Abu Akleh, 51, was a household name across the Arab world, synonymous with Al Jazeera’s coverage of life under Israeli rule, which is well into its sixth decade with no end in sight. A 25-year veteran of the satellite channel, she was revered by Palestinians as a local hero.

Thousands of people, many waving Palestinian flags and chanting “Palestine! Palestine!” attended the funeral. It was believed to be the largest Palestinian funeral in Jerusalem since Faisal Husseini, a Palestinian leader and scion of a prominent family, died in 2001.

Ahead of the burial, a large crowd gathered to escort her casket from an east Jerusalem hospital to a Catholic church in the nearby Old City. Many of the mourners held Palestinian flags, and the crowd began shouting, “We sacrifice our soul and blood for you, Shireen.”


Records: 2 people in execution knew drugs hadn’t been tested

NASHVILLE, Tenn. (AP) — At least two people connected to a Tennessee execution that was abruptly put on hold last month knew the night before that the lethal injection drugs the state planned to use hadn't undergone some required testing, newly released records show.

Citing an “oversight," Gov. Bill Lee had called off the execution of 72-year-old Oscar Smith barely an hour before the planned lethal injection April 21 for Smith's conviction in the 1989 killings of his estranged wife and her two teenage sons. The governor's office later disclosed that the drugs had not been tested for endotoxins.

The Republican governor's administration declined to release much information, saying the issue was “technical.” Instead, Lee recently appointed a former U.S. attorney to lead an independent investigation and also paused four other executions scheduled this year.

On April 21, there were no signs the lethal injection would not take place until about an hour beforehand, when the governor’s office issued a news release calling it off. Just before learning of his reprieve, Smith had received communion from his spiritual adviser, who was going to be allowed in the execution chamber. He had eaten a last meal, and media witnesses and relatives of the families were gathered and waiting. The U.S. Supreme Court had also denied Smith's last-hour bid for a stay.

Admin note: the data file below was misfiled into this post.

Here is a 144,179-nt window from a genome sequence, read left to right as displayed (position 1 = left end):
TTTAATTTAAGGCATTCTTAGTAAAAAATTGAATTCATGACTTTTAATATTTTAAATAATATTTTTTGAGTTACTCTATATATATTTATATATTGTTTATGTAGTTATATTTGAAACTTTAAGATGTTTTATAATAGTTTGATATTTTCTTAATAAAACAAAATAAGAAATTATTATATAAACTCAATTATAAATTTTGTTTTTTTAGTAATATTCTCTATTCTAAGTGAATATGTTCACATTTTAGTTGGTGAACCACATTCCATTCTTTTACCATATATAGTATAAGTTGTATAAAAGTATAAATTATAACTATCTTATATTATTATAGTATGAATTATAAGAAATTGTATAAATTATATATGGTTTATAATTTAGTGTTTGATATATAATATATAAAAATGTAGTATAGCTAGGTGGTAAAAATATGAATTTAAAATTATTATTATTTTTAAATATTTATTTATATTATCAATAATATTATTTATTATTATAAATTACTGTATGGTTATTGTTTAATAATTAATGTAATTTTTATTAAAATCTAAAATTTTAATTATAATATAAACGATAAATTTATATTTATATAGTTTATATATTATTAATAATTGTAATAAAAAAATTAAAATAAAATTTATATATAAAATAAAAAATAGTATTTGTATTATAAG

On Friday, the Department of Correction released 20 pages of heavily redacted emails and text messages to The Associated Press through a public records request.


Fatal boat trip highlights Haitians fleeing violence

SAN JUAN, Puerto Rico (AP) — Haitians are fleeing in greater numbers to the neighboring Dominican Republic, where they board rickety wooden boats painted sky blue to blend with the ocean to try to reach Puerto Rico — a trip in which 11 Haitian women drowned this week, with dozens of other migrants believed missing.

It was the latest fatal trip as U.S. authorities said they have detained twice the number of migrants in and around U.S. jurisdictions in the Caribbean in the past year compared with a year earlier.

“We’ve seen our Haitian numbers explode,” Scott Garrett, acting chief patrol agent for U.S. Customs and Border Protection in Puerto Rico, told The Associated Press.

Garrett and others say Haiti’s political instability, coupled with brutal gang violence and a crumbling economy, have prompted people to flee, with more doing so via the Dominican Republic. Both countries share the island of Hispaniola, which lies west of Puerto Rico, with a treacherous area known as the Mona Passage separating the two.